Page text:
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Motion filed to join lawsuit over Kansas City police funding

The president of the Urban League of Greater Kansas City filed a motion Monday that she said was intended to represent taxpayers in a lawsuit over proposals to change how part of the city’s police department budget is spent.

Gwen Grant said in a statement that she took the action because the current policing structure does not represent the concerns of Kansas City residents, particularly minorities.

The Kansas City Board of Police Commissioners sued Mayor Quinton Lucas and the City Council last month after the council voted 9-4 to approve ordinances that would move about $42 million of the police department’s budget into a new fund.

The city manager would negotiate with the commissioners on spending those funds, with an emphasis on social services and intervention programs to address violent crime.

The board of commissioners includes four members appointed by the Missouri governor and the city’s mayor. The board controls the Kansas City police department, including its budget. Kansas City is the only major city in the state without control of its police force.

Grant said the current structure represents taxation without representation and violates the state’s Hancock Amendment, which limits state revenues and local taxes. She said it also violates the U.S. Constitution’s equal protection clause.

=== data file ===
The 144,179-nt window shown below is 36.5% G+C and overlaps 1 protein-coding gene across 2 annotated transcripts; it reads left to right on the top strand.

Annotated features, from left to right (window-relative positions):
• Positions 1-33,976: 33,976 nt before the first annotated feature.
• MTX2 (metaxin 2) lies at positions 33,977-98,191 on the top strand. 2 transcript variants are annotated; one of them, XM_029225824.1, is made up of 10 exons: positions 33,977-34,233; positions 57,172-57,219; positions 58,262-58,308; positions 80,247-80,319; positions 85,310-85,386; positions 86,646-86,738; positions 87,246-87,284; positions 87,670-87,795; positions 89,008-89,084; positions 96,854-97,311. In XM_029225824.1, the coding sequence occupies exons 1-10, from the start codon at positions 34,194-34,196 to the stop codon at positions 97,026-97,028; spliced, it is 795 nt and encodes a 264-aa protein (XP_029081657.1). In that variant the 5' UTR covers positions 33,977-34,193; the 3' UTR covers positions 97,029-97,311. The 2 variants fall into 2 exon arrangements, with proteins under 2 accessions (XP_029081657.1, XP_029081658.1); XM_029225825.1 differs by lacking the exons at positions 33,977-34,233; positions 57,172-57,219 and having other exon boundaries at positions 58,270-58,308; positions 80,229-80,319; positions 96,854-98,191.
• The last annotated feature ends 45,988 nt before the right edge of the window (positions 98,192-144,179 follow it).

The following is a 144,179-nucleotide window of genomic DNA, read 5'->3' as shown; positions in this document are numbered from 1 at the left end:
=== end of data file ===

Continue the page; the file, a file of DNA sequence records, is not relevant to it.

“Enough is enough,” Grant said. “Kansas Citians cannot be made to write a blank check to a Board that does not answer to us, is unrepresentative of our needs, and sues our elected officials when they don’t acquiesce to the Board’s every demand.”

The lawsuit filed by the commissioners argues that state law gives the board exclusive authority over the police department and its budget, which must be at least 20% of the city’s general revenue. Opponents of the ordinances have painted them as being an effort to defund the police.

“This is not about defunding the police,” Grant said Monday. “This is about the police being accountable to the city that they serve. This is about taxation without representation. This is about taking our fight to court to seek remedy after decades upon decades of injustice.”

Commission member Nathan Garrett’s resignation was announced Monday. Garrett, one of the strongest backers of the police department and a vocal critic of Lucas and the proposed budget changes, said he was resigning because he was moving to Smithville, a Kansas City suburb.

Garrett sent his letter of resignation to Gov. Mike Parson on Friday, KSHB-TV reported.

“This department now finds itself at perhaps its most critical moment, and I ask for what I know you will give: focused and considered thought to my replacement,” Garrett wrote to Parson. “May it be one willing to act – informed and thoughtfully – without fear or favor and without regard for political winds or public criticism.”

Earlier this month, a Jackson County Circuit Judge gave the city’s attorneys until this week to respond to the police board’s lawsuit. In the meantime, the city was ordered to continue to funding police operations at present spending levels.

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